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Assessing Cough Severity and Efficacy of Therapy in Clinical Research : ACCP Evidence-Based Clinical Practice Guidelines FREE TO VIEW

Richard S. Irwin, MD, FCCP
Author and Funding Information

Correspondence to: Richard S. Irwin, MD, FCCP, University of Massachusetts Medical School, Room S6-842, 55 Lake Ave North, Worcester, MA 01655; e-mail address: Irwinr@ummhc.org



Chest. 2006;129(1_suppl):232S-237S. doi:10.1378/chest.129.1_suppl.232S
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Objectives: To review the literature on identifying cough and to make evidence-based recommendations for assessing the efficacy of cough-modifying agents in clinical research.

Design/methodology: Ovid MEDLINE literature review (through March 2004) for all studies published in the English language since 1953 using the medical subject heading terms “assessing the impact of cough,” “assessing the efficacy of cough treatments,” “tussigenic challenges,” “cough counting,” “character and timing of cough,” “visual analog scales,” “cough scoring systems,” “health related quality of life instruments,” “cough-specific health-related quality of life instruments,” “citric acid challenge,” “capsaicin challenge,” “flow-volume loops,” “assessing airway inflammation,” “lipid laden macrophages in sputum,” and “exhaled nitric oxide.”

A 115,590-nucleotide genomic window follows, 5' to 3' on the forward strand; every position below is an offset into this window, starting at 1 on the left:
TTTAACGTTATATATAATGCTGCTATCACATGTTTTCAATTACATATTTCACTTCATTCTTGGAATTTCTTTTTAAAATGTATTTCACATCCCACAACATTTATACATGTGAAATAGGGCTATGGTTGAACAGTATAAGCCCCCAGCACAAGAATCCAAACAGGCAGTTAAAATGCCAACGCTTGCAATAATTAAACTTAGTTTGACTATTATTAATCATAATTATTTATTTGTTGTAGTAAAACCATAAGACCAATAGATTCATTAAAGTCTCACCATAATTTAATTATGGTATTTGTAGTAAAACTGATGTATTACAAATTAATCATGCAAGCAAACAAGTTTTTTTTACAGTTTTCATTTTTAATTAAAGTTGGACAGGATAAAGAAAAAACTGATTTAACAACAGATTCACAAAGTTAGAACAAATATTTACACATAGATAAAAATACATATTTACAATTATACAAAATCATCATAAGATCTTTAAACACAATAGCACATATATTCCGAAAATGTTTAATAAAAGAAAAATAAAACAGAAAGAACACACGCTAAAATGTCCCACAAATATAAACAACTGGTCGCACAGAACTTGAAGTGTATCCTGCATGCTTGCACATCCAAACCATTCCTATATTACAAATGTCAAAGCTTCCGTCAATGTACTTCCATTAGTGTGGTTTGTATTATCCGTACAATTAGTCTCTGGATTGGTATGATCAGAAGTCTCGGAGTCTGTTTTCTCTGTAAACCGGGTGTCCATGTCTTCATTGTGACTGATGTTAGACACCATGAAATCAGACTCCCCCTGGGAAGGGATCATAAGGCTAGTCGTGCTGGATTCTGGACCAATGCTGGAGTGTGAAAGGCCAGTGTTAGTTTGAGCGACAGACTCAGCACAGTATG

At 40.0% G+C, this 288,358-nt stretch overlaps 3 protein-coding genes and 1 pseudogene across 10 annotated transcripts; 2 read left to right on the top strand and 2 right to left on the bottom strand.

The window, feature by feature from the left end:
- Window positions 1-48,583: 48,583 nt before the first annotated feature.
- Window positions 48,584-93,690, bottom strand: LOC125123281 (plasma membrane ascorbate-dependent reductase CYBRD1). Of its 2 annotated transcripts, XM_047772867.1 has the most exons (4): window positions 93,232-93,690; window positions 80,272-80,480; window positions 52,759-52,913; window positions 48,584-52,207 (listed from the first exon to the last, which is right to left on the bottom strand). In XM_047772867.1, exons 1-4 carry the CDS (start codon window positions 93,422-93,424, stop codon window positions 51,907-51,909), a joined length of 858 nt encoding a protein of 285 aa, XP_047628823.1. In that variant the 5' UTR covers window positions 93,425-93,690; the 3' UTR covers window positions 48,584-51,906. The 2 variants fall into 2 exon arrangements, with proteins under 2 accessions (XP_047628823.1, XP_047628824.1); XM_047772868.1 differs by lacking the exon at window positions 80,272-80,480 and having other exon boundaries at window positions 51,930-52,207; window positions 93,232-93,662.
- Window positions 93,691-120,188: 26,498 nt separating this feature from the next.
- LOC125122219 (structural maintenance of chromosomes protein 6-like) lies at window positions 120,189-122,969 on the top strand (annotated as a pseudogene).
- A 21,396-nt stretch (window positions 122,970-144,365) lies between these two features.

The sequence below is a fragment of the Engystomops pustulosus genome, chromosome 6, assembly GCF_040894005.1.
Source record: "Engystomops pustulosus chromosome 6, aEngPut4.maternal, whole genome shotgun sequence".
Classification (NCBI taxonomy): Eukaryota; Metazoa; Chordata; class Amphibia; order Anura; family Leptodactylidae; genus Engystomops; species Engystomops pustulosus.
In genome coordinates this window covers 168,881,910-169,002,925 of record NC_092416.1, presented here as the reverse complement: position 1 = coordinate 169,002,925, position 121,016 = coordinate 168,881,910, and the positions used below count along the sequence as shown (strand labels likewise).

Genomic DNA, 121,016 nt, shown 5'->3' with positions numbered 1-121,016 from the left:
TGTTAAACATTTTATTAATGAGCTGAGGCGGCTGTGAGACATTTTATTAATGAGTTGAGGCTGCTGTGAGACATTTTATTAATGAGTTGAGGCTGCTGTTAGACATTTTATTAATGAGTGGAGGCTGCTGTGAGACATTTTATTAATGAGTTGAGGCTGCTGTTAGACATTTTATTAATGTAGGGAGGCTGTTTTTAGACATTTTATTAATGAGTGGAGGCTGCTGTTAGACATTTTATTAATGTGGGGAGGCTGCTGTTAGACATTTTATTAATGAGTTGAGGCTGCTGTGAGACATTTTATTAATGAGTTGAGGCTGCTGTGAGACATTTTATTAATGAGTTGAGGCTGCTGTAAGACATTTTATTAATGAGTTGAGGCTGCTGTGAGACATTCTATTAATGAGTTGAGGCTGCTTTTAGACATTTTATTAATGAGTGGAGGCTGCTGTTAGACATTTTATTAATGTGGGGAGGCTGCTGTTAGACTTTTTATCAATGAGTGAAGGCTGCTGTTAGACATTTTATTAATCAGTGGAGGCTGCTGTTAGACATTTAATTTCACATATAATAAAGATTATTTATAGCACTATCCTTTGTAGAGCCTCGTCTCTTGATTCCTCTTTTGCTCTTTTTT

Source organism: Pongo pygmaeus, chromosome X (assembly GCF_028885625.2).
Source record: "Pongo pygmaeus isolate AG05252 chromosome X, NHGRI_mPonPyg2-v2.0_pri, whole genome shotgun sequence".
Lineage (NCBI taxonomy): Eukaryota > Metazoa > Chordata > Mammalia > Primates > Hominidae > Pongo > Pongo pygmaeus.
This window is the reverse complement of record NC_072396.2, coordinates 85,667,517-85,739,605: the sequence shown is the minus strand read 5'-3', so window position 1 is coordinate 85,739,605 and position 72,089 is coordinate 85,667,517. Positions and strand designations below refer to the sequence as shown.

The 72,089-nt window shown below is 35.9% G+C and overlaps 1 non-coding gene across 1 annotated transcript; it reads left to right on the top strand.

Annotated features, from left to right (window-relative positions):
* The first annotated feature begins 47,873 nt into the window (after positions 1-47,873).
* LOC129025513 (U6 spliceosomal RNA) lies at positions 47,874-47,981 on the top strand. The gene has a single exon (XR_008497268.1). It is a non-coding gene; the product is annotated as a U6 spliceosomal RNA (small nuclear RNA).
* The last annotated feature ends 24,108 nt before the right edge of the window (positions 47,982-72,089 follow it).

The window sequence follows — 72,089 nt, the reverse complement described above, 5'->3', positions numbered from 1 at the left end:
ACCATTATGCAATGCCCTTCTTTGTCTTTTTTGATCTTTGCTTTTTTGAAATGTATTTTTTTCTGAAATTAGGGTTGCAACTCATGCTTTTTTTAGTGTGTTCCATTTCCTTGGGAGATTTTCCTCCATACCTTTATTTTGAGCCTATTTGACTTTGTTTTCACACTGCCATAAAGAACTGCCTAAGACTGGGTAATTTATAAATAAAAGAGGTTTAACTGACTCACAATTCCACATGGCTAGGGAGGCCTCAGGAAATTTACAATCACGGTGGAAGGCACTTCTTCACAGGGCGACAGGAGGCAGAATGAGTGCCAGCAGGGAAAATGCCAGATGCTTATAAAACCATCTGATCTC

Results/conclusions: To optimally evaluate the efficacy of cough-modifying agents, investigators should use both subjective and objective methods, because they have the potential to measure different things. A patient’s subjective response is likely the only one that measures the impact of the intensity of cough. With respect to subjective methods, it is recommended that a cough-specific health-related quality-of-life instrument be utilized because valid and reliable instruments exist. Even though visual analog scales have not been psychometrically tested, they are recommended because they are commonly used and valid, and they are likely to yield different but complementary results. Because there are cough-specific health-related quality-of-life instruments that have been fully psychometrically tested, and the same cannot be said for visual analog scales, this is a reason to use cough-specific health-related quality-of-life instruments as the primary, subjective outcome measure of choice. With respect to objective methods, tussigenic challenges can be used before and after the intervention to assess the effect of therapy on cough sensitivity. They are most likely to be helpful in disease states in which cough reflex sensitivity is known to be heightened. Because the act of coughing has the potential to traumatize the upper airway (eg, vocal cords), assessing the presence of upper airway edema before and after therapy with flow-volume loops may be useful. Investigators must be cautious and not assume that observing changes suggestive of inflammation and edema of upper airway structures is specific for any particular disease. Cough counting is recommended with a computerized methodology that is reliable and accurate, noninvasive and portable, and easy to use in unattended, ambulatory real-life settings within a subject’s home environment when it can be done over a 24-h period of time.